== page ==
Taoiseach (Prime Minister) Enda Kenny said on Tuesday that, although he couldn’t be definite, he was confident the government would have abortion legislation enacted before the summer recess.

He was on his way into a Cabinet meeting where he expected Health Minister Dr. James Reilly to have a progress report on the legislation for ministers.

Meanwhile, Reilly flatly rejected widespread speculation that pregnant women who are suicidal will have to face a panel of six doctors should they want to access an abortion.

He was reacting to weekend reports that the planned Protection of Maternal Life bill would mean that pregnant women with suicidal tendencies who wished to have an abortion would have to face six medical professionals.

The bill is one of the proposed measures the government aims to introduce in the wake of the inquest into Savita Halappanavar’s death after miscarrying a baby when she was 17 weeks pregnant.

Reilly said there was an obligation on the government to bring clarity to the law so that “the women of this country know what is available in relation to the services that are there for them, and the medical people who have to provide these services are clear on what is legal and what is not.”

During the inquest into 31-year-old Savita’s death, there was evidence that medics believed they were limited by law into carrying out a termination only when the fetal heartbeat stopped.

Legally, an intervention could only take place if there was a real and substantial risk to the life of the mother, but the guidelines did not stipulate how those conditions would be met in such situations.

Although doctors knew Savita was going to lose the baby they weren’t initially aware there was also a threat to the mother’s life.  When they eventually discovered there was such a threat, and they considered carrying out a termination, the fetal heartbeat had already stopped and Savita gave birth naturally to the dead fetus. She died days later when she developed septicemia.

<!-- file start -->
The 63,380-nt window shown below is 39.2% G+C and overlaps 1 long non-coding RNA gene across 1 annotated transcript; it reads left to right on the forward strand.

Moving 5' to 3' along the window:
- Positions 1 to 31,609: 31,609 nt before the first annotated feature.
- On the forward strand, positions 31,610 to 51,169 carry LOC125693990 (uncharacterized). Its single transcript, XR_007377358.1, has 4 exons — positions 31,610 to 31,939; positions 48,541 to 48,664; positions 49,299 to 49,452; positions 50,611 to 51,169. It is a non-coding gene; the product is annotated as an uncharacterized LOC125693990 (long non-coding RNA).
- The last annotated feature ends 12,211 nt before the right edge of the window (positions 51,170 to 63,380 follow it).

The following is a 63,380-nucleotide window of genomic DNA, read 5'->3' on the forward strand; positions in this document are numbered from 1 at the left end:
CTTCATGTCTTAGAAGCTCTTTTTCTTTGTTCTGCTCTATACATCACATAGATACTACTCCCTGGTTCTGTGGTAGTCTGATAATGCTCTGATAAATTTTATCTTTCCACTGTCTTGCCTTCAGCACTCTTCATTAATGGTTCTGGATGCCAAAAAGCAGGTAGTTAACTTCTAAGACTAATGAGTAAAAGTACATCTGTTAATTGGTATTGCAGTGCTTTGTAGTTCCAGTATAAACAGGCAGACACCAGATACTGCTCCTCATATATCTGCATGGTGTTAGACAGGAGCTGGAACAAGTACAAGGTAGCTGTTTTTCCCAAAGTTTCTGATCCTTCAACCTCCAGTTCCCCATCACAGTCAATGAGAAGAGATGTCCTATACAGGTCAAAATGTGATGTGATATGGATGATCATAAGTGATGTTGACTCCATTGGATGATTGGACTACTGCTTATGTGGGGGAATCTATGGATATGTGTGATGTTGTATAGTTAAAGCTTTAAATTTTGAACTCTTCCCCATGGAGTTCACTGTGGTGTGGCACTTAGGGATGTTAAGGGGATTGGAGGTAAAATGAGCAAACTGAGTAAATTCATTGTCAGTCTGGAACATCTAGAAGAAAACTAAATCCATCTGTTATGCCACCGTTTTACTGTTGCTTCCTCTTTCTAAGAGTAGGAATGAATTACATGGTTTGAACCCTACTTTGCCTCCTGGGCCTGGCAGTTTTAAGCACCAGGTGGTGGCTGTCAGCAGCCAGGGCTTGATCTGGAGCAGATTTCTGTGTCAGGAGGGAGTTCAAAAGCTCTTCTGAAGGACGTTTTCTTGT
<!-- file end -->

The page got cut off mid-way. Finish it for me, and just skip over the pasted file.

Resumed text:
Savita’s husband, Praveen, is considering taking her case to the European Court of Human Rights. The inquest jury ruled unanimously that her death was by medical misadventure at University Hospital, Galway, last October.

He said almost immediately afterwards that his wife was “left there to die.”

The couple would have been celebrating their fifth wedding anniversary on the day the inquest ended. Instead, Praveen faced a barrage of questions from reporters relating his story of the couple’s fruitless effort to obtain a termination of her pregnancy when she was miscarrying.

He described Savita’s treatment in the hospital as “horrendous, barbaric and inhuman.”

“Medicine is all about preventing the natural history of the disease and improving the patient’s life and health, and look what they did. She was just left there to die. We were always kept in the dark,” he said.

“If Savita would have known her life was at risk she would have jumped off the bed, straight to a different hospital. But we were never told.”

He said he is still considering further action through the courts in Europe, as he believes his wife’s right to life was breached. He told The Irish Times, “I haven’t got my answers yet why Savita died. I will get to the bottom of the truth.”

Praveen said he wished he was more assertive with hospital staff.  “I should have shouted and screamed and asked for a second opinion but we were in our own shock,” he said.

“We thought it would be over in a few hours and we would be home. We had started thinking of the next pregnancy.”

At the inquest, the jury adopted the nine recommendations suggested by coroner Dr. Ciaran MacLoughlin, including one that the Medical Council should revise its guidelines for doctors on the termination of pregnancies.

MacLoughlin was also quick to emphasize the verdict did not mean that deficiencies or systems failures in the hospital contributed to Savita’s death. The rules of the inquest process meant no blame could be attached to any person caring for her.

After the inquest, a hospital spokesman acknowledged there were lapses in the standards of care provided to Savita. The spokesman promised the deficiencies identified at the inquest would be rectified by the hospital and all recommendations would be taken on board.  He said some recommendations had already been acted on.

The Medical Council, whose guidelines featured prominently at the inquest, said it would reconsider these rules after the government changed the legal position.